iskander

Bauer keeps Cup placing


Melbourne Cup runner-up Bauer will be allowed to keep his placing despite being illegally treated with shock wave therapy within a week of the race.

Racing Victoria Limited (RVL) chief steward Terry Bailey said the unique circumstances of the case meant his panel could not pursue the matter.

The English stayer was treated in the Sandown quarantine centre by an RVL veterinary surgeon, Dr Rob McInnes, on the Thursday before the Melbourne Cup in which he ran a nose second to Viewed.

Bailey said trainer Luca Cumani accepted McInnes’ recommendations to treat the horse and was entitled to assume the vet knew the local rules.

Cumani and the owners, including former Australian Test cricketer Simon O’Donnell and Terry Henderson, risked losing $835,000 in prizemoney had Bauer been disqualified and stripped of his Cup placing.

Electro shock wave treatment is widely used around the world where it is allowed up until race eve in most jurisdictions.

Bailey said Cumani was given a copy of the Australian Rules of Racing but was unaware of rule 64H which was introduced in June 2004 and which states that “a horse that has been subjected to any form of shock wave therapy shall be ineligible to race or take part in any trial in the seven days following such treatment”.

Bailey said there were various forms of shock wave therapy and stewards were satisfied the manner in which Bauer received therapy to his hindquarters was at the lower end of the scale and did not enhance his performance in the Cup.

Research has shown shock wave therapy can result in locally decreased pain sensation (analgesia) and that the potential existed for horses to race while experiencing post-treatment analgesia.

Bailey said the investigation was to resume when Henderson returned from London next week but it came to a close on Wednesday after stewards took advice from RVL’s senior Queen’s Counsel, Dr Cliff Pannam.

“That advice is that in circumstances where the otherwise ineligibility of Bauer was caused as a result of actions taken by a veterinary surgeon specifically assigned by RVL to be responsible for the veterinary care of the visiting horse, and who Mr Cumani for that very reason was entitled to assume was fully familiar with the Australian Rules of Racing, AR64H can have no application,” he said.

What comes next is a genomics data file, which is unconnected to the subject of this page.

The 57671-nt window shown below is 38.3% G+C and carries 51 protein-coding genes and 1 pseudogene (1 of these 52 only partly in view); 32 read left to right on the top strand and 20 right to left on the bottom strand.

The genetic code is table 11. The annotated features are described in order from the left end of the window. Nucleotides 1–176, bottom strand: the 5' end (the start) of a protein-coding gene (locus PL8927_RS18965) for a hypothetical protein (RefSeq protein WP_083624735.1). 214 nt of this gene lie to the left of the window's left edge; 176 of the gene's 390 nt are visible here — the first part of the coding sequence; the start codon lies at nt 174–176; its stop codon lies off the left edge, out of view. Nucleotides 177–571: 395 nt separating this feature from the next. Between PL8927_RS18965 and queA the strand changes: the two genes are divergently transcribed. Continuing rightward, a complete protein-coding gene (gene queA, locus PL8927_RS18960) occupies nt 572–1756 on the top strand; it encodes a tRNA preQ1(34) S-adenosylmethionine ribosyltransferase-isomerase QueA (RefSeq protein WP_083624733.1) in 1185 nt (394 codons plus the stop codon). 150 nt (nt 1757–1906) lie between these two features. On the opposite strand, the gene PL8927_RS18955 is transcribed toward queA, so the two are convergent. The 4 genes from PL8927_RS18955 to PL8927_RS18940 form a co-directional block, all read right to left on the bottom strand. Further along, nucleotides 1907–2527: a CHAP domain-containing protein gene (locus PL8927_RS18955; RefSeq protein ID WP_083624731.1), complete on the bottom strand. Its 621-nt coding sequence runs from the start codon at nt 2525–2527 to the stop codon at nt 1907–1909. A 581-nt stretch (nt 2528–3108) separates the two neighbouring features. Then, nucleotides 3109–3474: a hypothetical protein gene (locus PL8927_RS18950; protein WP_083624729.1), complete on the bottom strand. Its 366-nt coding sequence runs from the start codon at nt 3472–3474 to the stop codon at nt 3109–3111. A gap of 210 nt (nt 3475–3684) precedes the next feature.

“In these circumstances it is not open to RVL stewards to apply the rule.”

News of the investigation was broken on Wednesday but Bailey denied any cover-up and said stewards planned to make it public once it had been completed.

Bauer’s shock wave therapy came to the attention of RVL as a result of a specific entry on an invoice for services from McInnes’ practice.

The invoice was received by the RVL Veterinary Services Department on November 11, seven days after the Melbourne Cup, and delivered to stewards the next day.

Bailey wouldn’t disclose how long it took RVL to pick up on the invoice entry but was satisfied stewards had carried out a thorough investigation and was satisfied with its legal advice.

“The investigation was stopped and completed based on our legal advice and it would be inappropriate to go in to the finer details of the investigation,” he said.

“It is a high-level decision that has been made and we are wary of the fallout that might lead from that.”

Melbourne Cup prizemoney is paid down to 10th place and Bailey said he was unconcerned about connections of horses that finished third to 11th launching legal action following Thursday’s decision.

“Every day of the week we have to make decisions that we think are right and we believe this is the right decision,” Bailey said.

“People can see it as a cop-out if they like but when you get high-level senior counsel advice I am satisfied we have gone down the right track.”

Bailey said the future of McInnes and his practice as RVL-appointed vets was not a matter for the stewards to determine.

By Robert Windmill